But, what does it mean for any organized system comprised of mostly independent elements – of which organization is but one instance – to be organic? Can an organization be alive? Fritjof Capra (1996) suggests that a system can be considered to be living if it possesses: (a) a pattern of organization—“the configuration of relationships among the system’s components that determines the system’s essential characteristics” (p. 158); and (b) structure—“the physical embodiment of its pattern of organization” (p. 158); linked by (c) process fully contained within the living system. Process, in other words, is the continual embodiment of pattern (the relationships) in a reified structure. A mechanical system, for instance, cannot be said to be alive according to this definition, as its process is external, existing in the mind of its designer. Capra maintains that,


…all three criteria are totally interdependent. The pattern of organization can be recognized only if it is embodied in a physical structure, and in living systems this embodiment is an ongoing process. Thus, structure and process are inextricably linked. One could say that the three criteria – pattern, structure, and process – are three different but inseparable perspectives on the phenomenon of life. (Capra, 1996, p. 160).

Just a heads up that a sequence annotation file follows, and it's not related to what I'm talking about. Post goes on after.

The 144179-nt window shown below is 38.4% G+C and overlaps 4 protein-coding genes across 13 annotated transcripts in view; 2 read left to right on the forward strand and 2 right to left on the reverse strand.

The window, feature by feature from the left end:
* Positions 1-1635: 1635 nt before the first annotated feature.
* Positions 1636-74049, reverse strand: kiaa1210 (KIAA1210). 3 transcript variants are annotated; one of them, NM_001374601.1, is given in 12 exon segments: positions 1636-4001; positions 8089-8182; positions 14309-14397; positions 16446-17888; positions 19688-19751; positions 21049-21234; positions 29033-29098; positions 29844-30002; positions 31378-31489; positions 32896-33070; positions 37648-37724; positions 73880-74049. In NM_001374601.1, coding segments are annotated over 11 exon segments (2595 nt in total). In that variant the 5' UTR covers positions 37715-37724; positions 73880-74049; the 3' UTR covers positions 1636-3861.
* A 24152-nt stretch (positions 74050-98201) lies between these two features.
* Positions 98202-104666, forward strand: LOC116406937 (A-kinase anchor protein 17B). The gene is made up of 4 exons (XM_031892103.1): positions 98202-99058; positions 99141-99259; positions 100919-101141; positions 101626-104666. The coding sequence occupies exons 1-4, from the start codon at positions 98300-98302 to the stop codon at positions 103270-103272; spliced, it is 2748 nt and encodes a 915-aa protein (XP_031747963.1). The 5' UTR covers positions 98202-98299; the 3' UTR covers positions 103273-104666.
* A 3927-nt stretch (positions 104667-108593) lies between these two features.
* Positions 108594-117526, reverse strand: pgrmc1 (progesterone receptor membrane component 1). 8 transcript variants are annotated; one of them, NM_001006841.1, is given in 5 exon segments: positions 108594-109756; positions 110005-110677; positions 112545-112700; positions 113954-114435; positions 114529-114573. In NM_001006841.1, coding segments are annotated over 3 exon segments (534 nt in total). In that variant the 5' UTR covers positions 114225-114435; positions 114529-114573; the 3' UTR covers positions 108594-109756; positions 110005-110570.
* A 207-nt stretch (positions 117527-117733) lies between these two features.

Capra identifies Humberto Maturana and Francisco Varela’s (1980) autopoietic network[2] as the pattern of relationships, Ilya Prigogine’s dissipative structures[3] (Prigogine & Nicolis, 1977; Prigogine & Stengers, 1984), as the embodied structure of that pattern, and cognition, drawing from Maturana and Varela’s Santiago theory, as the linking process. The Santiago theory posits that mind (cognition) is a process that links perception, emotion, and action, and therefore applies equally to all living entities, irrespective of the presence of a brain or nervous system. It does not necessarily involve thinking in the human sense. Essentially, it recognizes that cognition, as distinct from thinking and abstraction, involves environmental perception, a resultant change in structure and behaviour (“emotion”), and a (non-deterministic, and therefore unpredictable) response, through which the system adapts to changes in its environment through autopoietic processes of self-generation and self-perpetuation. Cognition continually links pattern and structure.


A traditionally conceived, BAH organization is neither self-forming nor self-sustaining. The fact of hierarchical, bureaucratic structure and administrative procedures means that these organizations are formed and sustained according to external patterns and structures. Simply, from this perspective, a BAH organization is dead—that is, not alive.